3. They Remain Fearful of Letting Their Institutional Masters, Customarily the Board of Trustees or Its Chair, Know That They Are Represented by Competent Counsel and Are Willing to Consult That Counsel or Seek Counsel’s Intervention.
Usually the president’s counsel stays behind the scenes, but there are times when the president gains by making it clear to the Board or its Chair that he or she is represented by counsel and chooses to consult their counsel before making an important decision or deferring to a Board mandate with which they do not agree.
And here’s an important corollary to that rule: the president should not take advice on their personal employment situation (or anything that will affect it) from the university’s general counsel. The general counsel does not represent the president, they represent the institution. Any good, ethical general counsel will advise the president of this, but presidents also should be aware of it themselves. The university’s general counsel may like the president personally, but they cannot be the president’s “legal best friend.”
4. They Fail to Push Back Against Unfair, Erroneous or Misleading Evaluations or Performance Reviews, Often Designed to “Set Up” the President for Failure or Termination.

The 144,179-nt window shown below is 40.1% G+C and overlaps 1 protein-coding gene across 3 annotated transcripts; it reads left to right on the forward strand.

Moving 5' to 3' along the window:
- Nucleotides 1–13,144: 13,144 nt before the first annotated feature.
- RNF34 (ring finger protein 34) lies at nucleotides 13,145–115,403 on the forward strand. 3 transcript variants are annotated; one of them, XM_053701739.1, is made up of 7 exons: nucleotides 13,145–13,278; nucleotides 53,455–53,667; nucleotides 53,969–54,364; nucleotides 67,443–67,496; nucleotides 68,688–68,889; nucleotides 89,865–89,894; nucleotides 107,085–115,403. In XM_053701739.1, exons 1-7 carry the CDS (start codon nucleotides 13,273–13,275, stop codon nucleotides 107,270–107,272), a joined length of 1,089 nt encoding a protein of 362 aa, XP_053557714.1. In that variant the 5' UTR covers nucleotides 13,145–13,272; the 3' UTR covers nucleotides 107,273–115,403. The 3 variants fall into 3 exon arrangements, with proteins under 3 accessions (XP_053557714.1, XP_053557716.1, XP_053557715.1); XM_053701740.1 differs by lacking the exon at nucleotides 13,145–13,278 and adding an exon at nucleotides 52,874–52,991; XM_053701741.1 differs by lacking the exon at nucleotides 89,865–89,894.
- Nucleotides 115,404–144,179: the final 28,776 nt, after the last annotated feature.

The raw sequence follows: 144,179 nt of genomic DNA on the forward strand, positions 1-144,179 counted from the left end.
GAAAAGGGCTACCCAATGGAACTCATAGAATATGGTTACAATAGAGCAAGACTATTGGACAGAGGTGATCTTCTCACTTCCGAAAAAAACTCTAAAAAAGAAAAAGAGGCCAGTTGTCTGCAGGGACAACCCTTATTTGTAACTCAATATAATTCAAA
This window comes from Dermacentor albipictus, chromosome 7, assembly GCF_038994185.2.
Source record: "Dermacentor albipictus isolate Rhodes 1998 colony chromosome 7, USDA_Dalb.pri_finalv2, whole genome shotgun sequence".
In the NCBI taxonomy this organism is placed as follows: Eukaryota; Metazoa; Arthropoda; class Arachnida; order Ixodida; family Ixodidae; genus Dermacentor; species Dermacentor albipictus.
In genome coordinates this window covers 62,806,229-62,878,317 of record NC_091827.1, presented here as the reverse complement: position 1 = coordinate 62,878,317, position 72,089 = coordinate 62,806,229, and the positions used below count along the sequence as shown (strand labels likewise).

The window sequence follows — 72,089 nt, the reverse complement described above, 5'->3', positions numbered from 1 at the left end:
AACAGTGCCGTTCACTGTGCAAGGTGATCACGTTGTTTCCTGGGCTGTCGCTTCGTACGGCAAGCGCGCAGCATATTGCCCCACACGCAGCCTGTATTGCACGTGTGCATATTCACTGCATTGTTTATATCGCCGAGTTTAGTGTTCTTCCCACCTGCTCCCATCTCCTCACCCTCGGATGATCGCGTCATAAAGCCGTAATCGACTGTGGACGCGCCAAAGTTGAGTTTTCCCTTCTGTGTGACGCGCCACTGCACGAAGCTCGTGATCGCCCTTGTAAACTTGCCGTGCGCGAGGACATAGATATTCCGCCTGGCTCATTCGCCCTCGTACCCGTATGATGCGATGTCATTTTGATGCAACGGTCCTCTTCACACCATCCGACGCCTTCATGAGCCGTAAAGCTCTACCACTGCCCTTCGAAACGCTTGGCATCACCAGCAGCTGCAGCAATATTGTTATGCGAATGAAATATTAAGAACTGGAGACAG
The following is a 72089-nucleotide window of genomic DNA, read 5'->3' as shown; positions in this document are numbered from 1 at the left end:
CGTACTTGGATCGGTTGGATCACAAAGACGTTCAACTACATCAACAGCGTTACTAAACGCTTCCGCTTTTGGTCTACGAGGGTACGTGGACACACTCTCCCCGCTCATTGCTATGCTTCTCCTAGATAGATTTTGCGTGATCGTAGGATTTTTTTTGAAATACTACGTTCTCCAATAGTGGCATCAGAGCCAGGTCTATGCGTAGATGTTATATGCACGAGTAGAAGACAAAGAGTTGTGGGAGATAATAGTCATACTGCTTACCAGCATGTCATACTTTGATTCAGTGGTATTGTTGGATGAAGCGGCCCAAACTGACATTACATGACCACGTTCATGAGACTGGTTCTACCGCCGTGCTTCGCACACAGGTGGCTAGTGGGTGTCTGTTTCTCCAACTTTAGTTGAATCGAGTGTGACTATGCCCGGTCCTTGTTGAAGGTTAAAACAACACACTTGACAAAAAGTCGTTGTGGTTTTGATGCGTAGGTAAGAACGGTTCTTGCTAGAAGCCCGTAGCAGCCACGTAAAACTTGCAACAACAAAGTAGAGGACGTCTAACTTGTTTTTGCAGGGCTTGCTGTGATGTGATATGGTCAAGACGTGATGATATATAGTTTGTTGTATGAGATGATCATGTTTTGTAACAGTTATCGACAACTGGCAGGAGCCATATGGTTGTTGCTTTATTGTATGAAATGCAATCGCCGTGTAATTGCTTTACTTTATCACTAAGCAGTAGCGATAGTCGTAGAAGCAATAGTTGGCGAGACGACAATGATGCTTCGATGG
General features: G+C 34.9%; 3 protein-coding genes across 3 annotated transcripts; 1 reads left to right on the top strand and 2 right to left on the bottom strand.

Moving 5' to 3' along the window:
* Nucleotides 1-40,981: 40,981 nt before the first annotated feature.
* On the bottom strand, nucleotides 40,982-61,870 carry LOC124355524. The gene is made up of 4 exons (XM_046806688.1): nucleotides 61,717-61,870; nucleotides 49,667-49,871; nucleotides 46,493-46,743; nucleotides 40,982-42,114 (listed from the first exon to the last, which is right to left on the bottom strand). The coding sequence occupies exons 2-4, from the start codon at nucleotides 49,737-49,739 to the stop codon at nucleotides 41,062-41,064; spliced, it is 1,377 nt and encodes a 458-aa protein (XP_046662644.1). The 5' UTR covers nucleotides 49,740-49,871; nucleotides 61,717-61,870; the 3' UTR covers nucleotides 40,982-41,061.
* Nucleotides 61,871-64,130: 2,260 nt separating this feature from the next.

Do not stand silent. A good executive employment attorney will help the president, with both strategy and tone, find the right way to correct the record in writing if and when the president is confronted with such biased and/or negative reviews. Later on, the president will be glad they did not stand silent.
5. Blindsided by Board Action Designed to Undermine Their Position and Their Employment, They All Too Willingly “Fall on Their Sword” and Agree to Resign Before Consulting Their Attorney.
“Never resign!” is the motto of good executive employment attorneys. There will be time for that once your attorney has negotiated the best possible exit package, one which protects the president’s monetary entitlements, their reputation and their future employment marketability under the circumstances. Far too many presidents, out of fear or surprise, let the Board Chair convince them that “for the good of the school and their own sakes,” they should simply step down quietly and accept a departure which does not “cause trouble” for the Board or the school. Don’t buy it. No president should voluntarily resign until their lawyer agrees that it is in the president’s interest to do so, presumably because adequate departure terms have been agreed to. No matter how blindsided the president is, he or she should always say, “Thank you, I will think about what you have said and will respond after I consult my attorney.”